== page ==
I read a lot of non fiction, mainly social psychology books on the cutting edge of our understanding of the human condition. I’m interested in why we do what we do, why modern society still enjoys a public shaming, why we follow charlatans into oblivion, and why a certain segment of the population falls asleep after copulation. I consider these books general research materials. I don’t use them to inform any specific projects, but rather all of them. I read them before the conception stage and they educate my characters’ behaviors. Continue reading How to Keep What You’re Reading Out of Your Writing
I’ve blogged at length about how a writer’s life experience can improve their fiction, but I haven’t written on how the reverse is true, how fantasy can improve a writer’s reality. If the responsibility of writing weighs you down use it as an excuse to go outside and do something.
A Life Worth Commenting On
In screenwriting class our professor had us keep a journal, a place to document our fears. It was not a diary. It was a tool for scene building, a method for adding authenticity to atmospheric descriptions. We were to venture into unknown territory and write about it, to find a place that put us on edge, where the adrenaline heightened our senses, so we could chronicle everything we felt. Continue reading How to Keep Writing From Weighing Your Life Down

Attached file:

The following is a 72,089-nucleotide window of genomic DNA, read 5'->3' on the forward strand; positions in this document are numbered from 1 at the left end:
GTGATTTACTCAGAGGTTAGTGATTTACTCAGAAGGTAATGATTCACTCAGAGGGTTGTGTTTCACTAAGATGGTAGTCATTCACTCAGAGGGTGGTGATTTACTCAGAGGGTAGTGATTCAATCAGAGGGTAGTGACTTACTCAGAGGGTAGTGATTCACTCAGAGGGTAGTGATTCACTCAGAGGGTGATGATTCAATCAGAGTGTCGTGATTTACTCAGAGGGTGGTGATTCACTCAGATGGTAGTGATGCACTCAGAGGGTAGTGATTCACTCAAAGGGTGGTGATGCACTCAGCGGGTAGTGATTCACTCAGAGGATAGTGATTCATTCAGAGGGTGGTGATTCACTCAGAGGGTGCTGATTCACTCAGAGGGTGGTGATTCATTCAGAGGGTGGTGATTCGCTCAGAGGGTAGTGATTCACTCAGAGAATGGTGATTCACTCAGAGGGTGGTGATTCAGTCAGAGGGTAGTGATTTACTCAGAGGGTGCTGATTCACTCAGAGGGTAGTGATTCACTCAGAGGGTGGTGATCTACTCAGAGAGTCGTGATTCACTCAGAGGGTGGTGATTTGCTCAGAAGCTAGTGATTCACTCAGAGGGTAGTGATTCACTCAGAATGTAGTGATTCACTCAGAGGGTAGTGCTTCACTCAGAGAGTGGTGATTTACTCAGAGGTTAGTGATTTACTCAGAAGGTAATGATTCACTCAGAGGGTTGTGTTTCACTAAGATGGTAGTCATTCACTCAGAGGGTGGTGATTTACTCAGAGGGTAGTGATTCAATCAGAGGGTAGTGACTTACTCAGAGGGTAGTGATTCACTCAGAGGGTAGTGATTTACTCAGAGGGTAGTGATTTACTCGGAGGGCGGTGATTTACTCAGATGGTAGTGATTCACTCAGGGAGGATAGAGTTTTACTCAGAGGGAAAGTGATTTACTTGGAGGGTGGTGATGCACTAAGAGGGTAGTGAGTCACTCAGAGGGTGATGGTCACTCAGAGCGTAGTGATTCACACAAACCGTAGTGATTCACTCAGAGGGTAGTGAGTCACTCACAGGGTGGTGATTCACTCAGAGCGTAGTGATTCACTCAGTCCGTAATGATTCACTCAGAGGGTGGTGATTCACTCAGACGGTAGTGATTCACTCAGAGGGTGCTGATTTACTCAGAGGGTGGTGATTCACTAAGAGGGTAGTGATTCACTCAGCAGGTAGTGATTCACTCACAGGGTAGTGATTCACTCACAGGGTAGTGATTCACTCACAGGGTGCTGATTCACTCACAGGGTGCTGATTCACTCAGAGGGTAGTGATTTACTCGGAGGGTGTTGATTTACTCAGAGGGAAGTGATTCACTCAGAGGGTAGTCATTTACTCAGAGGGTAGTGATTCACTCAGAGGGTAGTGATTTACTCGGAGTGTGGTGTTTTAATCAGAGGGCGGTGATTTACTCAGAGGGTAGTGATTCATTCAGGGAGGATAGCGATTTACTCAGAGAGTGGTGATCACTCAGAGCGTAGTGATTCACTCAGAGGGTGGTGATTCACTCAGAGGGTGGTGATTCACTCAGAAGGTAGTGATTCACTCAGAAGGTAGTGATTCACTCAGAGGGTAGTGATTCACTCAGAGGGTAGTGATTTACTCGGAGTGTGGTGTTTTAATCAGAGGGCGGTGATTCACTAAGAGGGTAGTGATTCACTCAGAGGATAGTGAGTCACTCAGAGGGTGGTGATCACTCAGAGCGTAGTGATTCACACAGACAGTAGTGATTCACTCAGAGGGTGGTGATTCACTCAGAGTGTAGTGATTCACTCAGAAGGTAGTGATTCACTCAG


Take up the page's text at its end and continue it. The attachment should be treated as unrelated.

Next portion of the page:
A few years ago, someone approached me about adapting a thriller into a screenplay. Reading through the first few chapters, I wasn’t sure where the script should begin. The first scene involved an autopsy where the pathologist missed the symptoms of a biological agent. The author took us through each stage of the autopsy including each instrument the pathologist used, where he made his incisions, and the weight of every organ. Continue reading Too Much Information: Why Writers Should Conceal Their Research